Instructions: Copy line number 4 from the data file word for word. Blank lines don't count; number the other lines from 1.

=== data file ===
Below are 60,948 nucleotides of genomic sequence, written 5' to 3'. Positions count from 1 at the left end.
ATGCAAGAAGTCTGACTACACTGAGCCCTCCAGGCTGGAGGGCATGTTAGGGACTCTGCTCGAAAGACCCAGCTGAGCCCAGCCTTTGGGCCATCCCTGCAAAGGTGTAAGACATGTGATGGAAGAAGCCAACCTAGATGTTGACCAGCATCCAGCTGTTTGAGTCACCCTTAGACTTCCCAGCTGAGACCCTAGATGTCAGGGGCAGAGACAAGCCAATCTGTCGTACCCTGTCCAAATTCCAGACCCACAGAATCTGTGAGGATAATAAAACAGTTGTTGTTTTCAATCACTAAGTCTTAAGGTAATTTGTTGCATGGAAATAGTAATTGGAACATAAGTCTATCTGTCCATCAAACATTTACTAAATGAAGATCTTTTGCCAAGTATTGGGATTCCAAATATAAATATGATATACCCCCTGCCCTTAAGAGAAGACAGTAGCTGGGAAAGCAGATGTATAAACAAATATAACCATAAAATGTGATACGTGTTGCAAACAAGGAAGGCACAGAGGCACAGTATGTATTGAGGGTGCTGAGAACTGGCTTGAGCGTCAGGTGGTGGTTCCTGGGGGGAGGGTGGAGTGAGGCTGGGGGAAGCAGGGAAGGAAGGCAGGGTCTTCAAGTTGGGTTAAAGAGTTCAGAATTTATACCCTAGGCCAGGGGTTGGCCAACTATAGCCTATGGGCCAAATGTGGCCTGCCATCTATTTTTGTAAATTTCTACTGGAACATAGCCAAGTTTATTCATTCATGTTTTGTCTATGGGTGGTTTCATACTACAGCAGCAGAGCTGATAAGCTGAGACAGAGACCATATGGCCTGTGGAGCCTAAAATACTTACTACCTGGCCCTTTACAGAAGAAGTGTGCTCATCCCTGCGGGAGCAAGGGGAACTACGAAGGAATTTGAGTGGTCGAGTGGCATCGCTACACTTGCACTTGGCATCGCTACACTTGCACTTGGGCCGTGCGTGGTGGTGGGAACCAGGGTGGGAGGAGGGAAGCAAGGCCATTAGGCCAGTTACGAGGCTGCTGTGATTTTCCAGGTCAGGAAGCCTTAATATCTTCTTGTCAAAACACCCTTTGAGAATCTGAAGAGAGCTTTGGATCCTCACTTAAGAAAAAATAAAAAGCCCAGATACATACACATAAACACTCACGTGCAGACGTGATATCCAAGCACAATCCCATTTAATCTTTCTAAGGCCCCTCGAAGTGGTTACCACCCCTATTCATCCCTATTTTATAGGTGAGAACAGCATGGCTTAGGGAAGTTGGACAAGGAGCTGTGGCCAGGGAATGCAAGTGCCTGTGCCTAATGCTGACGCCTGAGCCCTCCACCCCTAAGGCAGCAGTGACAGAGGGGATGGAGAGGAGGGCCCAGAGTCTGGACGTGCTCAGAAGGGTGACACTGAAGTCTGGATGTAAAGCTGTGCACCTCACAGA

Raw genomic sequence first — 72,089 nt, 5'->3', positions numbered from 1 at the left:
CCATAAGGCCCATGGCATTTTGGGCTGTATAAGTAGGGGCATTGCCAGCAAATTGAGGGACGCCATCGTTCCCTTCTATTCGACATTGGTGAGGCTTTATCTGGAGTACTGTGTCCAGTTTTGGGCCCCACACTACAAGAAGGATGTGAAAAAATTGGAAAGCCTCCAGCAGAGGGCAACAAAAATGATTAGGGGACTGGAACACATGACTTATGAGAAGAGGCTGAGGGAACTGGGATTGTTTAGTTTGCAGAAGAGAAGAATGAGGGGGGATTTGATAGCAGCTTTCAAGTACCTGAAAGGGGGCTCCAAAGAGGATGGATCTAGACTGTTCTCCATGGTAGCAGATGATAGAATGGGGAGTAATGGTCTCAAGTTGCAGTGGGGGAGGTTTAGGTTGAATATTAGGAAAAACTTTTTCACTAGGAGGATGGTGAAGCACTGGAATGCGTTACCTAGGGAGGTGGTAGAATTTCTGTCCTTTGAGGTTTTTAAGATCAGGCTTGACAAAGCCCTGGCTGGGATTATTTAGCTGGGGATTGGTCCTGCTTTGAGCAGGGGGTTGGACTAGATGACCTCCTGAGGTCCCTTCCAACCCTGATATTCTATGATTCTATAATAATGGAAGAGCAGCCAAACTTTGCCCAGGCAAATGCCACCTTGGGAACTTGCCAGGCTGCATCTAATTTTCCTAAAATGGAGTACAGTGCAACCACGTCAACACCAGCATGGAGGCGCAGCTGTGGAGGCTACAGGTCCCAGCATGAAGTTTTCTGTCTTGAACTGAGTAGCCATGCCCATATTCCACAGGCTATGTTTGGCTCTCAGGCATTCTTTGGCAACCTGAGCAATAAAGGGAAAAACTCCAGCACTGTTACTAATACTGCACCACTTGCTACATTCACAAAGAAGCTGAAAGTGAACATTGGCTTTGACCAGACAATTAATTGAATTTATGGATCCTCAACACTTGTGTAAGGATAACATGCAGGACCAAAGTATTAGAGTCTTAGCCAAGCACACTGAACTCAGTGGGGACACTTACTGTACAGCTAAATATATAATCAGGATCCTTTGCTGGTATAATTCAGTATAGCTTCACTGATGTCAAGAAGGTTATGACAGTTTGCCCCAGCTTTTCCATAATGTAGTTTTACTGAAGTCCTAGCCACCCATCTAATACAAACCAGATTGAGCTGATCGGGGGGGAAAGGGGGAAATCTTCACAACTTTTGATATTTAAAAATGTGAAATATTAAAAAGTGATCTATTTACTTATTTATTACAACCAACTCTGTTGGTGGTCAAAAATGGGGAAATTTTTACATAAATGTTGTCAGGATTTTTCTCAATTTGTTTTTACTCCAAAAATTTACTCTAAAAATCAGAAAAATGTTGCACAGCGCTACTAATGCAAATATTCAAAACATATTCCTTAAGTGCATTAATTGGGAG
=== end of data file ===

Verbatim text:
CCATAAGGCCCATGGCATTTTGGGCTGTATAAGTAGGGGCATTGCCAGCAAATTGAGGGACGCCATCGTTCCCTTCTATTCGACATTGGTGAGGCTTTATCTGGAGTACTGTGTCCAGTTTTGGGCCCCACACTACAAGAAGGATGTGAAAAAATTGGAAAGCCTCCAGCAGAGGGCAACAAAAATGATTAGGGGACTGGAACACATGACTTATGAGAAGAGGCTGAGGGAACTGGGATTGTTTAGTTTGCAGAAGAGAAGAATGAGGGGGGATTTGATAGCAGCTTTCAAGTACCTGAAAGGGGGCTCCAAAGAGGATGGATCTAGACTGTTCTCCATGGTAGCAGATGATAGAATGGGGAGTAATGGTCTCAAGTTGCAGTGGGGGAGGTTTAGGTTGAATATTAGGAAAAACTTTTTCACTAGGAGGATGGTGAAGCACTGGAATGCGTTACCTAGGGAGGTGGTAGAATTTCTGTCCTTTGAGGTTTTTAAGATCAGGCTTGACAAAGCCCTGGCTGGGATTATTTAGCTGGGGATTGGTCCTGCTTTGAGCAGGGGGTTGGACTAGATGACCTCCTGAGGTCCCTTCCAACCCTGATATTCTATGATTCTATAATAATGGAAGAGCAGCCAAACTTTGCCCAGGCAAATGCCACCTTGGGAACTTGCCAGGCTGCATCTAATTTTCCTAAAATGGAGTACAGTGCAACCACGTCAACACCAGCATGGAGGCGCAGCTGTGGAGGCTACAGGTCCCAGCATGAAGTTTTCTGTCTTGAACTGAGTAGCCATGCCCATATTCCACAGGCTATGTTTGGCTCTCAGGCATTCTTTGGCAACCTGAGCAATAAAGGGAAAAACTCCAGCACTGTTACTAATACTGCACCACTTGCTACATTCACAAAGAAGCTGAAAGTGAACATTGGCTTTGACCAGACAATTAATTGAATTTATGGATCCTCAACACTTGTGTAAGGATAACATGCAGGACCAAAGTATTAGAGTCTTAGCCAAGCACACTGAACTCAGTGGGGACACTTACTGTACAGCTAAATATATAATCAGGATCCTTTGCTGGTATAATTCAGTATAGCTTCACTGATGTCAAGAAGGTTATGACAGTTTGCCCCAGCTTTTCCATAATGTAGTTTTACTGAAGTCCTAGCCACCCATCTAATACAAACCAGATTGAGCTGATCGGGGGGGAAAGGGGGAAATCTTCACAACTTTTGATATTTAAAAATGTGAAATATTAAAAAGTGATCTATTTACTTATTTATTACAACCAACTCTGTTGGTGGTCAAAAATGGGGAAATTTTTACATAAATGTTGTCAGGATTTTTCTCAATTTGTTTTTACTCCAAAAATTTACTCTAAAAATCAGAAAAATGTTGCACAGCGCTACTAATGCAAATATTCAAAACATATTCCTTAAGTGCATTAATTGGGAG